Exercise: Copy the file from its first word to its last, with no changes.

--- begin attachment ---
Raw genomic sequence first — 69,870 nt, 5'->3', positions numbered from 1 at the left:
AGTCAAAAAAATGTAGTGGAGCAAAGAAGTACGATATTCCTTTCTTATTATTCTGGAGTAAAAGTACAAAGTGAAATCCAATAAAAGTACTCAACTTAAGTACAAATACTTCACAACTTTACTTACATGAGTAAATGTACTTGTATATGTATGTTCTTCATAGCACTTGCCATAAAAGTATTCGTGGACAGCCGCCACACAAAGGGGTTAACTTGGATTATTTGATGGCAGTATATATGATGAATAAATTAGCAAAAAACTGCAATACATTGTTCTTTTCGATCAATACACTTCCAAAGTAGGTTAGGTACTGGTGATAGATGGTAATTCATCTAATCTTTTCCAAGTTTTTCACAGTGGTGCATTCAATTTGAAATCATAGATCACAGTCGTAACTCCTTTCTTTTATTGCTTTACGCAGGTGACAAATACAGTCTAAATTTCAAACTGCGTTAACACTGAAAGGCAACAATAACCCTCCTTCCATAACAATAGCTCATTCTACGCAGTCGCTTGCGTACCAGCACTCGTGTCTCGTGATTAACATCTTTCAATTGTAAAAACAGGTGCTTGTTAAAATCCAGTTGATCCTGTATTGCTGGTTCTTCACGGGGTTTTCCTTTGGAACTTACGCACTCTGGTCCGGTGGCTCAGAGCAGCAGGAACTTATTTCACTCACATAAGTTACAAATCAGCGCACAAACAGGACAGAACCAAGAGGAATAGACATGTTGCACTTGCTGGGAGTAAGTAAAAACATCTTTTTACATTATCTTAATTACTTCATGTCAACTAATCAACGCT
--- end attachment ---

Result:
Raw genomic sequence first — 69,870 nt, 5'->3', positions numbered from 1 at the left:
AGTCAAAAAAATGTAGTGGAGCAAAGAAGTACGATATTCCTTTCTTATTATTCTGGAGTAAAAGTACAAAGTGAAATCCAATAAAAGTACTCAACTTAAGTACAAATACTTCACAACTTTACTTACATGAGTAAATGTACTTGTATATGTATGTTCTTCATAGCACTTGCCATAAAAGTATTCGTGGACAGCCGCCACACAAAGGGGTTAACTTGGATTATTTGATGGCAGTATATATGATGAATAAATTAGCAAAAAACTGCAATACATTGTTCTTTTCGATCAATACACTTCCAAAGTAGGTTAGGTACTGGTGATAGATGGTAATTCATCTAATCTTTTCCAAGTTTTTCACAGTGGTGCATTCAATTTGAAATCATAGATCACAGTCGTAACTCCTTTCTTTTATTGCTTTACGCAGGTGACAAATACAGTCTAAATTTCAAACTGCGTTAACACTGAAAGGCAACAATAACCCTCCTTCCATAACAATAGCTCATTCTACGCAGTCGCTTGCGTACCAGCACTCGTGTCTCGTGATTAACATCTTTCAATTGTAAAAACAGGTGCTTGTTAAAATCCAGTTGATCCTGTATTGCTGGTTCTTCACGGGGTTTTCCTTTGGAACTTACGCACTCTGGTCCGGTGGCTCAGAGCAGCAGGAACTTATTTCACTCACATAAGTTACAAATCAGCGCACAAACAGGACAGAACCAAGAGGAATAGACATGTTGCACTTGCTGGGAGTAAGTAAAAACATCTTTTTACATTATCTTAATTACTTCATGTCAACTAATCAACGCT